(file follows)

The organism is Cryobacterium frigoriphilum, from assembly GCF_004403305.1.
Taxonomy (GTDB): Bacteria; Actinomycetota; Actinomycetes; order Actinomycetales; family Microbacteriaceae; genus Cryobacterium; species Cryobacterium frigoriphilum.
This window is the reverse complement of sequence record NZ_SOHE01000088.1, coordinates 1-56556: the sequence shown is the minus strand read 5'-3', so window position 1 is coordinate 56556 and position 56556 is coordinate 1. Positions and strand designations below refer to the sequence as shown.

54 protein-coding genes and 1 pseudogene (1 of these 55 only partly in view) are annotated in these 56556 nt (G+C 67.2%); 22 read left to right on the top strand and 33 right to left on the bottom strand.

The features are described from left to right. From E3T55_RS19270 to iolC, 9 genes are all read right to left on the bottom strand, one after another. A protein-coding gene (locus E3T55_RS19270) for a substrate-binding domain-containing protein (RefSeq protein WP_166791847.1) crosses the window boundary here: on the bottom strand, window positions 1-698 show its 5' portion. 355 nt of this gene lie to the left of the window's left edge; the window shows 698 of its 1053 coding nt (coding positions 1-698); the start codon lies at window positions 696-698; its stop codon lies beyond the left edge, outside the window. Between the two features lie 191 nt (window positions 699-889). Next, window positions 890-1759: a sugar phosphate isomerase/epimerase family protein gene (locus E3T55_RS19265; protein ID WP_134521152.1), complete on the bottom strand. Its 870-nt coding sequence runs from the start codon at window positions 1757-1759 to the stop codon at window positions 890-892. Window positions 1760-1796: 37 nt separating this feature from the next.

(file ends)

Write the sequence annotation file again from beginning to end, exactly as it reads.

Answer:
The organism is Cryobacterium frigoriphilum, from assembly GCF_004403305.1.
Taxonomy (GTDB): Bacteria; Actinomycetota; Actinomycetes; order Actinomycetales; family Microbacteriaceae; genus Cryobacterium; species Cryobacterium frigoriphilum.
This window is the reverse complement of sequence record NZ_SOHE01000088.1, coordinates 1-56556: the sequence shown is the minus strand read 5'-3', so window position 1 is coordinate 56556 and position 56556 is coordinate 1. Positions and strand designations below refer to the sequence as shown.

54 protein-coding genes and 1 pseudogene (1 of these 55 only partly in view) are annotated in these 56556 nt (G+C 67.2%); 22 read left to right on the top strand and 33 right to left on the bottom strand.

The features are described from left to right. From E3T55_RS19270 to iolC, 9 genes are all read right to left on the bottom strand, one after another. A protein-coding gene (locus E3T55_RS19270) for a substrate-binding domain-containing protein (RefSeq protein WP_166791847.1) crosses the window boundary here: on the bottom strand, window positions 1-698 show its 5' portion. 355 nt of this gene lie to the left of the window's left edge; the window shows 698 of its 1053 coding nt (coding positions 1-698); the start codon lies at window positions 696-698; its stop codon lies beyond the left edge, outside the window. Between the two features lie 191 nt (window positions 699-889). Next, window positions 890-1759: a sugar phosphate isomerase/epimerase family protein gene (locus E3T55_RS19265; protein ID WP_134521152.1), complete on the bottom strand. Its 870-nt coding sequence runs from the start codon at window positions 1757-1759 to the stop codon at window positions 890-892. Window positions 1760-1796: 37 nt separating this feature from the next.